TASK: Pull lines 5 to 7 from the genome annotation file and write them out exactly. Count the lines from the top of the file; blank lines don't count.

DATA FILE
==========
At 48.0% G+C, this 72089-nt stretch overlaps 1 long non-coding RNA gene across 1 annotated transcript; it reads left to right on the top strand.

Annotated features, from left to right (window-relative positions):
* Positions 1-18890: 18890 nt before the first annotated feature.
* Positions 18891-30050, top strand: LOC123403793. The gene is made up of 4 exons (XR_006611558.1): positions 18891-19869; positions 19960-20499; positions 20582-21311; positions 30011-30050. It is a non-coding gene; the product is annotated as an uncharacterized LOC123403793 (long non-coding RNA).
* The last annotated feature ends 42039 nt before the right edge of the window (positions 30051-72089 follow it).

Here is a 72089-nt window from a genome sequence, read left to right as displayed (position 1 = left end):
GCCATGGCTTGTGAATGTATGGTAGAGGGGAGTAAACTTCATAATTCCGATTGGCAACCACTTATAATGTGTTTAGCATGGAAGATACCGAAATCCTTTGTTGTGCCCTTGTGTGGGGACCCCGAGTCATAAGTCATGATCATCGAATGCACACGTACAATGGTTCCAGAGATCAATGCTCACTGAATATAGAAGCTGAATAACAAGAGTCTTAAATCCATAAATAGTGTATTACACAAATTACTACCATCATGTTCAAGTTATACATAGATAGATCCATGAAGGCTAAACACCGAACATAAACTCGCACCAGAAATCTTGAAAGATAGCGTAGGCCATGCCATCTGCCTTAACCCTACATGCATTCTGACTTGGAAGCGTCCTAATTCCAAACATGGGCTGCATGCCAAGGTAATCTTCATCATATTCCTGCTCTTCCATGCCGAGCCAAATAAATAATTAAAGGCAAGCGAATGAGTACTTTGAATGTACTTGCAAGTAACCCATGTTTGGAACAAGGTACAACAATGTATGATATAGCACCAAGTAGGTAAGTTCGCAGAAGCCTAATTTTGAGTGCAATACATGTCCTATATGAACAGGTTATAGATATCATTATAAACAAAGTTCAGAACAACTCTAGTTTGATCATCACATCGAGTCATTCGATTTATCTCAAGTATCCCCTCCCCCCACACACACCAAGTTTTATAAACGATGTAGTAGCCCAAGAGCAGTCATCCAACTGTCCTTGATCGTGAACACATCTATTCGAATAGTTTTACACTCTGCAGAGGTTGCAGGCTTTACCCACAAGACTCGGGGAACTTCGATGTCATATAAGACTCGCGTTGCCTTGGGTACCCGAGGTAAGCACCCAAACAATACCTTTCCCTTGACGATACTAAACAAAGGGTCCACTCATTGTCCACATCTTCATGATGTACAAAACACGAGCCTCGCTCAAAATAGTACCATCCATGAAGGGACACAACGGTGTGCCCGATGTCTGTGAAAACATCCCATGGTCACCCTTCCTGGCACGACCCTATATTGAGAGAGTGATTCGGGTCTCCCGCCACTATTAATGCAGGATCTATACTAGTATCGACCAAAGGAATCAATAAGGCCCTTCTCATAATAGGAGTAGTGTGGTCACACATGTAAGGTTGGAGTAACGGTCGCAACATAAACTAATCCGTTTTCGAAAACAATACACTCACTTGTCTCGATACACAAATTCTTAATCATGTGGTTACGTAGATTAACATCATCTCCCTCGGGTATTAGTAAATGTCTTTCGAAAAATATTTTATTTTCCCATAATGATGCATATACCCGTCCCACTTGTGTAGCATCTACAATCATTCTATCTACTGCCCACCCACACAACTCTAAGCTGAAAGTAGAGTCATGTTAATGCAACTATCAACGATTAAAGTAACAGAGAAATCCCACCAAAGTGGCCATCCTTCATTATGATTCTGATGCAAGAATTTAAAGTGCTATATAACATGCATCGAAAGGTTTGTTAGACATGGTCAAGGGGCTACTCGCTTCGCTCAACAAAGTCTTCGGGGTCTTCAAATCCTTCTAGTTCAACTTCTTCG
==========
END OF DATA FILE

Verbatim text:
* The last annotated feature ends 42039 nt before the right edge of the window (positions 30051-72089 follow it).

Here is a 72089-nt window from a genome sequence, read left to right as displayed (position 1 = left end):
GCCATGGCTTGTGAATGTATGGTAGAGGGGAGTAAACTTCATAATTCCGATTGGCAACCACTTATAATGTGTTTAGCATGGAAGATACCGAAATCCTTTGTTGTGCCCTTGTGTGGGGACCCCGAGTCATAAGTCATGATCATCGAATGCACACGTACAATGGTTCCAGAGATCAATGCTCACTGAATATAGAAGCTGAATAACAAGAGTCTTAAATCCATAAATAGTGTATTACACAAATTACTACCATCATGTTCAAGTTATACATAGATAGATCCATGAAGGCTAAACACCGAACATAAACTCGCACCAGAAATCTTGAAAGATAGCGTAGGCCATGCCATCTGCCTTAACCCTACATGCATTCTGACTTGGAAGCGTCCTAATTCCAAACATGGGCTGCATGCCAAGGTAATCTTCATCATATTCCTGCTCTTCCATGCCGAGCCAAATAAATAATTAAAGGCAAGCGAATGAGTACTTTGAATGTACTTGCAAGTAACCCATGTTTGGAACAAGGTACAACAATGTATGATATAGCACCAAGTAGGTAAGTTCGCAGAAGCCTAATTTTGAGTGCAATACATGTCCTATATGAACAGGTTATAGATATCATTATAAACAAAGTTCAGAACAACTCTAGTTTGATCATCACATCGAGTCATTCGATTTATCTCAAGTATCCCCTCCCCCCACACACACCAAGTTTTATAAACGATGTAGTAGCCCAAGAGCAGTCATCCAACTGTCCTTGATCGTGAACACATCTATTCGAATAGTTTTACACTCTGCAGAGGTTGCAGGCTTTACCCACAAGACTCGGGGAACTTCGATGTCATATAAGACTCGCGTTGCCTTGGGTACCCGAGGTAAGCACCCAAACAATACCTTTCCCTTGACGATACTAAACAAAGGGTCCACTCATTGTCCACATCTTCATGATGTACAAAACACGAGCCTCGCTCAAAATAGTACCATCCATGAAGGGACACAACGGTGTGCCCGATGTCTGTGAAAACATCCCATGGTCACCCTTCCTGGCACGACCCTATATTGAGAGAGTGATTCGGGTCTCCCGCCACTATTAATGCAGGATCTATACTAGTATCGACCAAAGGAATCAATAAGGCCCTTCTCATAATAGGAGTAGTGTGGTCACACATGTAAGGTTGGAGTAACGGTCGCAACATAAACTAATCCGTTTTCGAAAACAATACACTCACTTGTCTCGATACACAAATTCTTAATCATGTGGTTACGTAGATTAACATCATCTCCCTCGGGTATTAGTAAATGTCTTTCGAAAAATATTTTATTTTCCCATAATGATGCATATACCCGTCCCACTTGTGTAGCATCTACAATCATTCTATCTACTGCCCACCCACACAACTCTAAGCTGAAAGTAGAGTCATGTTAATGCAACTATCAACGATTAAAGTAACAGAGAAATCCCACCAAAGTGGCCATCCTTCATTATGATTCTGATGCAAGAATTTAAAGTGCTATATAACATGCATCGAAAGGTTTGTTAGACATGGTCAAGGGGCTACTCGCTTCGCTCAACAAAGTCTTCGGGGTCTTCAAATCCTTCTAGTTCAACTTCTTCG